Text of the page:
Hiking Copper Canyon
Hiking Copper Canyon is a misnomer-Exploring Copper Canyon is a more suitable expression
We made 3 hiking trips without guides-1986, 1994, 1995
What is Copper Canyon Exactly?
Copper Canyon, known in Spanish as Las Barrancas del Cobre is a complex of 6 major canyons, one of which happens to be called Copper Canyon. The deepest Canyon is Urique at 6136 ft. Batopilas and Sinforosa tie at 5904 ft. Copper, the most well know is 5770 ft. Tararecua and Oteros are not often mentioned in the tourist brochures.
Together, these 6 canyons comprise a complex of about 28,000 sq miles which is 4 times larger than Grand Canyon Arizona. The extreme difference from top to bottom hosts vegetation ranging from pine and hardwood forests on the plateau to tropical in the canyon bottoms. High rainfall accounts for the greenery and the many miles of rivers that have carved the deep canyons.
Helpful Planning Information
The best season for hiking the canyons is October-November and March. There will be winter snows on the plateau in December-February and temperatures can be quite cold at night although delicious during the day. One must be careful if wishing to hike in the spring as melt waters make the many rivers too dangerous to cross. The summer season would be suffering hot.
Hiking Copper Canyon is not for the inexperienced trekker. It is still a wild place, steep, rugged and exceptionally easy to get lost in as we did on all three of our treks. Trails are still for the local population to get from A to B. They are not well marked; they often end at someone’s plot of land! Trail maps are also a misnomer. John Fayee published a Mexico’s Copper Canyon Country in 1989 with a 2nd edition in 1994 that is said to have topographical maps.
Of course there are guided tours for Copper Canyon. A few companies offer extensive trekking into the canyons. A popular trek is from Rim to Rim. Another is Batopilas to Urique which is one of the three treks we did on our own. But, we did not have the luxury of the map mentioned in this site. Copper Canyon Trails is an American Company offering a variety of guided and supported backpacking and camping trips.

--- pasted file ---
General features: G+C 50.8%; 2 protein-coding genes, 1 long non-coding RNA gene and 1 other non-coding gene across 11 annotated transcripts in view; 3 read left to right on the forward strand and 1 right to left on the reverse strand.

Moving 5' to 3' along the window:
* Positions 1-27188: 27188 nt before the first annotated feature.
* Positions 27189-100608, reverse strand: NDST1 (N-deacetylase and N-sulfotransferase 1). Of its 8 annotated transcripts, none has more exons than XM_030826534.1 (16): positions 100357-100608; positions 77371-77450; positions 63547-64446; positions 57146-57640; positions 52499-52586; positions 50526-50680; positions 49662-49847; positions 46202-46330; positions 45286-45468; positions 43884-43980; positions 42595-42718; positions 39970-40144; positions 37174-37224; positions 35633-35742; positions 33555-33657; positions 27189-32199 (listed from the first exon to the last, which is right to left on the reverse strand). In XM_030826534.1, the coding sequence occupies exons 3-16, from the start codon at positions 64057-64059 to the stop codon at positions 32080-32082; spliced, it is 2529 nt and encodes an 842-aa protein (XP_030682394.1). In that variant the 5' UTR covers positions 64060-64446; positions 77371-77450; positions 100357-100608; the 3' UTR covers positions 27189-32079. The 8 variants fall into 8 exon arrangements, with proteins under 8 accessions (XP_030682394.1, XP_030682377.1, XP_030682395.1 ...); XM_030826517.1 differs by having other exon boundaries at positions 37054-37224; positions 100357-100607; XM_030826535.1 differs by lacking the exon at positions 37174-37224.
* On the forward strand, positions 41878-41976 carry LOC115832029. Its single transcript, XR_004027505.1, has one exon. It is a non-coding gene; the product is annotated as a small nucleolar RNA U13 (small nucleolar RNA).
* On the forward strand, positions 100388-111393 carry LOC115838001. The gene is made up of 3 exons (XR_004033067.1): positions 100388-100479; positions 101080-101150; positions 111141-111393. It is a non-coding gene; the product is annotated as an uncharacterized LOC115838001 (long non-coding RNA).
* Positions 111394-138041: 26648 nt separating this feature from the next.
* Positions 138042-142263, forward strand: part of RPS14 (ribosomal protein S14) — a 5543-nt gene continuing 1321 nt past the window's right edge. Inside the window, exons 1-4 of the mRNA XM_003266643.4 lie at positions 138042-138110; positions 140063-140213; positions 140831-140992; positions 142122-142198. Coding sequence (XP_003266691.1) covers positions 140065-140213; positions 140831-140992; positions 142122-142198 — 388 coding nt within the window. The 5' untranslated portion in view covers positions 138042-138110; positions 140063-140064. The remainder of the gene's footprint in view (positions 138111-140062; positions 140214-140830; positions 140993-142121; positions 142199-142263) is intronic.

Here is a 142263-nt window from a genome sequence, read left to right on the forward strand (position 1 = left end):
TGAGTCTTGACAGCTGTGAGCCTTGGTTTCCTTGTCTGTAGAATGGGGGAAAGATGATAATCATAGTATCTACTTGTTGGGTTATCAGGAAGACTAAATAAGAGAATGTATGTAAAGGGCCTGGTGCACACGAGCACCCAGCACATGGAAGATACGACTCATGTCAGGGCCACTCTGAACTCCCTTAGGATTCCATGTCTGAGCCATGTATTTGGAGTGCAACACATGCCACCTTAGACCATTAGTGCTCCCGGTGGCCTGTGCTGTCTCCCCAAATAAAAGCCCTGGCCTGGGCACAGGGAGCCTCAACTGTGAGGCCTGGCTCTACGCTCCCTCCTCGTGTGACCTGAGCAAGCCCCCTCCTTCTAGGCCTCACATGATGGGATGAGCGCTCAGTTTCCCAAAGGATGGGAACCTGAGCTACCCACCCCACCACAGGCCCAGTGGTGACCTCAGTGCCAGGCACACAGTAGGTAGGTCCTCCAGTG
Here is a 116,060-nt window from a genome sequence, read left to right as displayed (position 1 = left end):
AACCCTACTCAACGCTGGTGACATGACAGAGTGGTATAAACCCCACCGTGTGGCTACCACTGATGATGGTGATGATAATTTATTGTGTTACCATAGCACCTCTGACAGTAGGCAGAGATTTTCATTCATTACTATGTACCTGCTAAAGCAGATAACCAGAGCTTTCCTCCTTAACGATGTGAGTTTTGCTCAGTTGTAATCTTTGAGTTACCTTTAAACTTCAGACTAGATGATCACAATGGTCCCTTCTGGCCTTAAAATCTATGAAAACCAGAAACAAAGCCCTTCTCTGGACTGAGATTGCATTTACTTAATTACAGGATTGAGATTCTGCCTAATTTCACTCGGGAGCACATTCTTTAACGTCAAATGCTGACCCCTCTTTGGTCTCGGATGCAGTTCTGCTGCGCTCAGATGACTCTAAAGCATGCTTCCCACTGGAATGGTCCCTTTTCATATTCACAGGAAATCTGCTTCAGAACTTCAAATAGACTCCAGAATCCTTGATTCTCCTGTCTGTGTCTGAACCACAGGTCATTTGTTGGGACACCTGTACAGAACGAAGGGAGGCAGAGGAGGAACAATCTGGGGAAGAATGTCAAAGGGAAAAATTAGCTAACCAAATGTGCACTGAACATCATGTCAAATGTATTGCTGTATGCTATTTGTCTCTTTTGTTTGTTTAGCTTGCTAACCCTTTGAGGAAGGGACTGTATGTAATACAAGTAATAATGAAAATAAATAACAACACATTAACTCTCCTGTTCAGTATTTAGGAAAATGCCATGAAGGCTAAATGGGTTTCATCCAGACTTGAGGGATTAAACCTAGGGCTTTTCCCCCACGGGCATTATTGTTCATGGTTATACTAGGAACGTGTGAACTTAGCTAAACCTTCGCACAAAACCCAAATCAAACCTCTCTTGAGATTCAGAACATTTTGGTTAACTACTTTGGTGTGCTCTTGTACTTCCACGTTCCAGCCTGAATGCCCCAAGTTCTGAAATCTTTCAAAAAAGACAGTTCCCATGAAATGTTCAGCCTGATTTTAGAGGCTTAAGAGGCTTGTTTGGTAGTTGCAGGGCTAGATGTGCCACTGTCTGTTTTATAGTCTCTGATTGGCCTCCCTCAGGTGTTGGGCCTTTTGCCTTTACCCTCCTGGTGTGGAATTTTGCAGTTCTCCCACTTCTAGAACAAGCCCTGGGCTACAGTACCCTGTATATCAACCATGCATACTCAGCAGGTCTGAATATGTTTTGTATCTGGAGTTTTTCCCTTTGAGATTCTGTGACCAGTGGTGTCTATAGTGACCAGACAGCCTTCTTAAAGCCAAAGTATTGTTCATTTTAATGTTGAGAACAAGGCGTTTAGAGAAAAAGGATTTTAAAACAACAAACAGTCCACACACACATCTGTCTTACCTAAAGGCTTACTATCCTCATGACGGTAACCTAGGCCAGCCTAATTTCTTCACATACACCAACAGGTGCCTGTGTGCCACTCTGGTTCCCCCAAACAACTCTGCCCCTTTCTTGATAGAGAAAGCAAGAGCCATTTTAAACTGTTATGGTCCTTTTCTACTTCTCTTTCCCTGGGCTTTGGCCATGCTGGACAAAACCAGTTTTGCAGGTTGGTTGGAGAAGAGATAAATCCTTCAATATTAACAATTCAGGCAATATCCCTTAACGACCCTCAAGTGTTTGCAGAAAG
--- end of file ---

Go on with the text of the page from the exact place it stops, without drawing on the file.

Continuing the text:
One can also hire a private guide once in Creel but they would be best utilized for day hikes around the area. There are also companies that offer tours of the various towns and sights in the area. They use jeeps and other vehicles and perhaps offer a local short hike in the area visited.
For map images of Copper Canyon, Mexonline.com has a variety of views that can help put the canyons and towns in relationship to each other.
Where is Copper Canyon?
Located in the Mexican State of Chihuahua, the rivers of the Copper Canyon complex carved over 10,000 miles of canyons through the Sierra Madre Occidental Mountains.
Creel in the Sierra Madres is the tourist town that services Copper Canyon. Other towns of interest to tourists and hikers in the area are Divisidero, Bahuichivo, Cerocahui, Batopilas and Urique.
The closest big city is Los Mochis on the coast and Chihuahua, the capital of the state of Chihuahua. Most tourists have heard about the famous train ride on the Chihuahua al Pacífico Railroad that goes between the two cities.
There are numerous choices for getting to Copper Canyon and of course, a multitude of activities to do once you get to the area.
The Tarahumara of Copper Canyon
No visit to Copper Canyon should be complete without recognizing the importance of the Tarahumara Indians who have populated these steep canyons for the last 500 years. They have consistently resisted being forced to change, first by the Spanish, then by Mexico, and still by foreigners.
The Tarahumara continue to live in traditional villages and follow traditional customs and dress.